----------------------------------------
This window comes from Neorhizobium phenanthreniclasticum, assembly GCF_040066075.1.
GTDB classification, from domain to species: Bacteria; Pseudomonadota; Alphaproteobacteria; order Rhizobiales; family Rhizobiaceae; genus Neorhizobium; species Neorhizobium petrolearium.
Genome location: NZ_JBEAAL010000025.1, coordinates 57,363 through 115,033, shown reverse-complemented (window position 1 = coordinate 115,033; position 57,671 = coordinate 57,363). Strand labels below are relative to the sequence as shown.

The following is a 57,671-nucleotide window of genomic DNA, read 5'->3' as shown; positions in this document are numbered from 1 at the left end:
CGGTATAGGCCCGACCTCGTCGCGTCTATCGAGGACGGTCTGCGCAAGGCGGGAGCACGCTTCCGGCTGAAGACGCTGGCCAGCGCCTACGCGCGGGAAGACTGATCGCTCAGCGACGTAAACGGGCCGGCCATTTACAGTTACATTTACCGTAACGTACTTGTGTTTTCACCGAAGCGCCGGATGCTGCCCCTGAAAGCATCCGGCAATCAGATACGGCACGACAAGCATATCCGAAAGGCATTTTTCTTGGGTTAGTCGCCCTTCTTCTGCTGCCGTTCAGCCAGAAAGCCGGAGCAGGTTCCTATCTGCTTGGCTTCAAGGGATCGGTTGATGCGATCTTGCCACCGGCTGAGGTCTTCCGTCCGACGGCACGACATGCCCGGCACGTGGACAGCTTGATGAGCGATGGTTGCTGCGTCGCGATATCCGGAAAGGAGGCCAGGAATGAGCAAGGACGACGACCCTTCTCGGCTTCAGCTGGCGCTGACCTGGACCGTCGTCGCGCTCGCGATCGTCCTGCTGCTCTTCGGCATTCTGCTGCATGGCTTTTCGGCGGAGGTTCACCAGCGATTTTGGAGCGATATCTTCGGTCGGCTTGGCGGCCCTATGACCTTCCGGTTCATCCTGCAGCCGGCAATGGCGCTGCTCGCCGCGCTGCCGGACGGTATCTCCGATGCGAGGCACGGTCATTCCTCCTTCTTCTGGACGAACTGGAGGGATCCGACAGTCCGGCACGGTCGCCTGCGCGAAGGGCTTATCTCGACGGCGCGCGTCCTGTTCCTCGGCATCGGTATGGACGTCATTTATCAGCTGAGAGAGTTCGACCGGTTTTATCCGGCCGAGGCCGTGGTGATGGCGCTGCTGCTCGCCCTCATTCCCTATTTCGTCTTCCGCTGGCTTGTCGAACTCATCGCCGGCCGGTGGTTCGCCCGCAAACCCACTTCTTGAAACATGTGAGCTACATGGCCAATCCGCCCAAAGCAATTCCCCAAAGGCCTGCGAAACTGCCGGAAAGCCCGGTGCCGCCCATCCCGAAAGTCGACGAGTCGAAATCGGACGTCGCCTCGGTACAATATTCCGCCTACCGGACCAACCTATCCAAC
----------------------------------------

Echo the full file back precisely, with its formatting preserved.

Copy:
This window comes from Neorhizobium phenanthreniclasticum, assembly GCF_040066075.1.
GTDB classification, from domain to species: Bacteria; Pseudomonadota; Alphaproteobacteria; order Rhizobiales; family Rhizobiaceae; genus Neorhizobium; species Neorhizobium petrolearium.
Genome location: NZ_JBEAAL010000025.1, coordinates 57,363 through 115,033, shown reverse-complemented (window position 1 = coordinate 115,033; position 57,671 = coordinate 57,363). Strand labels below are relative to the sequence as shown.

The following is a 57,671-nucleotide window of genomic DNA, read 5'->3' as shown; positions in this document are numbered from 1 at the left end:
CGGTATAGGCCCGACCTCGTCGCGTCTATCGAGGACGGTCTGCGCAAGGCGGGAGCACGCTTCCGGCTGAAGACGCTGGCCAGCGCCTACGCGCGGGAAGACTGATCGCTCAGCGACGTAAACGGGCCGGCCATTTACAGTTACATTTACCGTAACGTACTTGTGTTTTCACCGAAGCGCCGGATGCTGCCCCTGAAAGCATCCGGCAATCAGATACGGCACGACAAGCATATCCGAAAGGCATTTTTCTTGGGTTAGTCGCCCTTCTTCTGCTGCCGTTCAGCCAGAAAGCCGGAGCAGGTTCCTATCTGCTTGGCTTCAAGGGATCGGTTGATGCGATCTTGCCACCGGCTGAGGTCTTCCGTCCGACGGCACGACATGCCCGGCACGTGGACAGCTTGATGAGCGATGGTTGCTGCGTCGCGATATCCGGAAAGGAGGCCAGGAATGAGCAAGGACGACGACCCTTCTCGGCTTCAGCTGGCGCTGACCTGGACCGTCGTCGCGCTCGCGATCGTCCTGCTGCTCTTCGGCATTCTGCTGCATGGCTTTTCGGCGGAGGTTCACCAGCGATTTTGGAGCGATATCTTCGGTCGGCTTGGCGGCCCTATGACCTTCCGGTTCATCCTGCAGCCGGCAATGGCGCTGCTCGCCGCGCTGCCGGACGGTATCTCCGATGCGAGGCACGGTCATTCCTCCTTCTTCTGGACGAACTGGAGGGATCCGACAGTCCGGCACGGTCGCCTGCGCGAAGGGCTTATCTCGACGGCGCGCGTCCTGTTCCTCGGCATCGGTATGGACGTCATTTATCAGCTGAGAGAGTTCGACCGGTTTTATCCGGCCGAGGCCGTGGTGATGGCGCTGCTGCTCGCCCTCATTCCCTATTTCGTCTTCCGCTGGCTTGTCGAACTCATCGCCGGCCGGTGGTTCGCCCGCAAACCCACTTCTTGAAACATGTGAGCTACATGGCCAATCCGCCCAAAGCAATTCCCCAAAGGCCTGCGAAACTGCCGGAAAGCCCGGTGCCGCCCATCCCGAAAGTCGACGAGTCGAAATCGGACGTCGCCTCGGTACAATATTCCGCCTACCGGACCAACCTATCCAAC